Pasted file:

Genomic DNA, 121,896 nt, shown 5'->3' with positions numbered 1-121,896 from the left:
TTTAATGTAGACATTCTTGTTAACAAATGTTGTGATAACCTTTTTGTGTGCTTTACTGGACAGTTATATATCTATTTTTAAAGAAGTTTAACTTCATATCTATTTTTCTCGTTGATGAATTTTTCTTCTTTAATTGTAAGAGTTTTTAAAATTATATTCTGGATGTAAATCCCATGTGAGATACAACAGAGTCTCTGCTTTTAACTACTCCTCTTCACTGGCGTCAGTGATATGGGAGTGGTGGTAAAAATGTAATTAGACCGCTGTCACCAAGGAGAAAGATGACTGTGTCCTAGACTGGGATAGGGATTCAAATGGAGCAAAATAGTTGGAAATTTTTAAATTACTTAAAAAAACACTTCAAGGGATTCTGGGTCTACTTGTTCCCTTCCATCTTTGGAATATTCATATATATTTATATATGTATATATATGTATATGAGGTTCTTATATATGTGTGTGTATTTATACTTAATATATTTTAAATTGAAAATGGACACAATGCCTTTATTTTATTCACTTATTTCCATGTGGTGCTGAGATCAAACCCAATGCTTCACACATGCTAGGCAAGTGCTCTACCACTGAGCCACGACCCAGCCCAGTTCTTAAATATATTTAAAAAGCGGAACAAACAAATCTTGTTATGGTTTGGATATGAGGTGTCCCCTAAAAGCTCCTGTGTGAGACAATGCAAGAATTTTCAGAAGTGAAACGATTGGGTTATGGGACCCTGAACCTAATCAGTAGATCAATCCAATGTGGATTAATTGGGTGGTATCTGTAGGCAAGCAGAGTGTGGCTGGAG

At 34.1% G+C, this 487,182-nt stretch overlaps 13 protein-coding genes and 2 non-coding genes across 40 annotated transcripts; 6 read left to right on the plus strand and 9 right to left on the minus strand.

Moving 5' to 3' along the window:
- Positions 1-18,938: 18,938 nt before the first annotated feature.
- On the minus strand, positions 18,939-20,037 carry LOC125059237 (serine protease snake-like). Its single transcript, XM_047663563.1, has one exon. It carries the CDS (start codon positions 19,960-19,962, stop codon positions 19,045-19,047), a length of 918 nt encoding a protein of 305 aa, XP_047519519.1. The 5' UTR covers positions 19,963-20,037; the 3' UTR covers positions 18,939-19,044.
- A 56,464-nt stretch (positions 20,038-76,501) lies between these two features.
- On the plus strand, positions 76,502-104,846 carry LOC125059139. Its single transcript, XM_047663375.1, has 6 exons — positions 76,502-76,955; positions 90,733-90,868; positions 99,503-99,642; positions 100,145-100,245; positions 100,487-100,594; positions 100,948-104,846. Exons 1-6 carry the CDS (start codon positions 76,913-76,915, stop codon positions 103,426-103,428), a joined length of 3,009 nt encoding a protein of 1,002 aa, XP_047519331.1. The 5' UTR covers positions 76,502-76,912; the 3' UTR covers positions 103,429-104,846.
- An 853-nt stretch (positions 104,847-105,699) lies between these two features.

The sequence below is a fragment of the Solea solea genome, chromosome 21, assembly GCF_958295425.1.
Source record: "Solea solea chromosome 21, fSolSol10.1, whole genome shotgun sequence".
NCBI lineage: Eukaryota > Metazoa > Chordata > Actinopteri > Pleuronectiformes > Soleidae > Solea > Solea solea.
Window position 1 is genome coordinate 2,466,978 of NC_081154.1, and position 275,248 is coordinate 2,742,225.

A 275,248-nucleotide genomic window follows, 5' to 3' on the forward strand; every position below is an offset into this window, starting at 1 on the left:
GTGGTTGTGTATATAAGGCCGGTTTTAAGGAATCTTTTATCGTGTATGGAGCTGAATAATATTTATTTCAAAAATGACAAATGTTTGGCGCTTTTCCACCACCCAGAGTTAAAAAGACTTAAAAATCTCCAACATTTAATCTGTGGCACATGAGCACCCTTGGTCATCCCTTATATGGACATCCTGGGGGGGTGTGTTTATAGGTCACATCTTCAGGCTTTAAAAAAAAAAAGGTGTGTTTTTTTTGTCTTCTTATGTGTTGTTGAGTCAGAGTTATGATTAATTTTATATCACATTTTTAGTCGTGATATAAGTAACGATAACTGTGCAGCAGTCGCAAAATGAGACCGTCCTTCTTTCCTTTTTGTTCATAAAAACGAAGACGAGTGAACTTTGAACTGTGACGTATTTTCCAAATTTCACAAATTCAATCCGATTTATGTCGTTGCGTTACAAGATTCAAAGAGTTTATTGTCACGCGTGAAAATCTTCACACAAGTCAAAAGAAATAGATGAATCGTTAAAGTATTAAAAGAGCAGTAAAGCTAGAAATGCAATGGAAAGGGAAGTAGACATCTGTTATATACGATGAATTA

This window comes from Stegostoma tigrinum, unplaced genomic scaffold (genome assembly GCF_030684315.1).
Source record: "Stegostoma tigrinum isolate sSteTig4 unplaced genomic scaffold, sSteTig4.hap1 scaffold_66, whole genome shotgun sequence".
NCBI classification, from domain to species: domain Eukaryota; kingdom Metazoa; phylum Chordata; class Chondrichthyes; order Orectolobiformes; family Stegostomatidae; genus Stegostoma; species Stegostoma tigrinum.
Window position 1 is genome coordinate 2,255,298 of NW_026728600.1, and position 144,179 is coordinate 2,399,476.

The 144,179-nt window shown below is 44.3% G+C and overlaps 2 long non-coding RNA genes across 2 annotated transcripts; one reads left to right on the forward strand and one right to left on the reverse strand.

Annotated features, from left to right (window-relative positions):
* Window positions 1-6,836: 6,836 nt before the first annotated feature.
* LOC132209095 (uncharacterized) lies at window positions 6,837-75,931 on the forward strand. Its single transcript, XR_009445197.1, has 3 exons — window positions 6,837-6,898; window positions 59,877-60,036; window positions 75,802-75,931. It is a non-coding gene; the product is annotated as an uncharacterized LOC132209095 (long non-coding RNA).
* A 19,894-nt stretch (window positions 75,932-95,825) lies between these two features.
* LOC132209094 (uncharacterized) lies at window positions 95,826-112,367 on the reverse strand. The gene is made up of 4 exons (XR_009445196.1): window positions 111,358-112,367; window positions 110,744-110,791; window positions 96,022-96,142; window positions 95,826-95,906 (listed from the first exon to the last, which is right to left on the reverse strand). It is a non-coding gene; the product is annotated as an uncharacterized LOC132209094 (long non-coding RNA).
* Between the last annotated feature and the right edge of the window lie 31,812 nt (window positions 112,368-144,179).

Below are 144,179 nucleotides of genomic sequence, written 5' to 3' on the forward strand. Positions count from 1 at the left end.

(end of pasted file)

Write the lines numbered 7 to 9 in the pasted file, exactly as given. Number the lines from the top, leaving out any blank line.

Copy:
- A 56,464-nt stretch (positions 20,038-76,501) lies between these two features.
- On the plus strand, positions 76,502-104,846 carry LOC125059139. Its single transcript, XM_047663375.1, has 6 exons — positions 76,502-76,955; positions 90,733-90,868; positions 99,503-99,642; positions 100,145-100,245; positions 100,487-100,594; positions 100,948-104,846. Exons 1-6 carry the CDS (start codon positions 76,913-76,915, stop codon positions 103,426-103,428), a joined length of 3,009 nt encoding a protein of 1,002 aa, XP_047519331.1. The 5' UTR covers positions 76,502-76,912; the 3' UTR covers positions 103,429-104,846.
- An 853-nt stretch (positions 104,847-105,699) lies between these two features.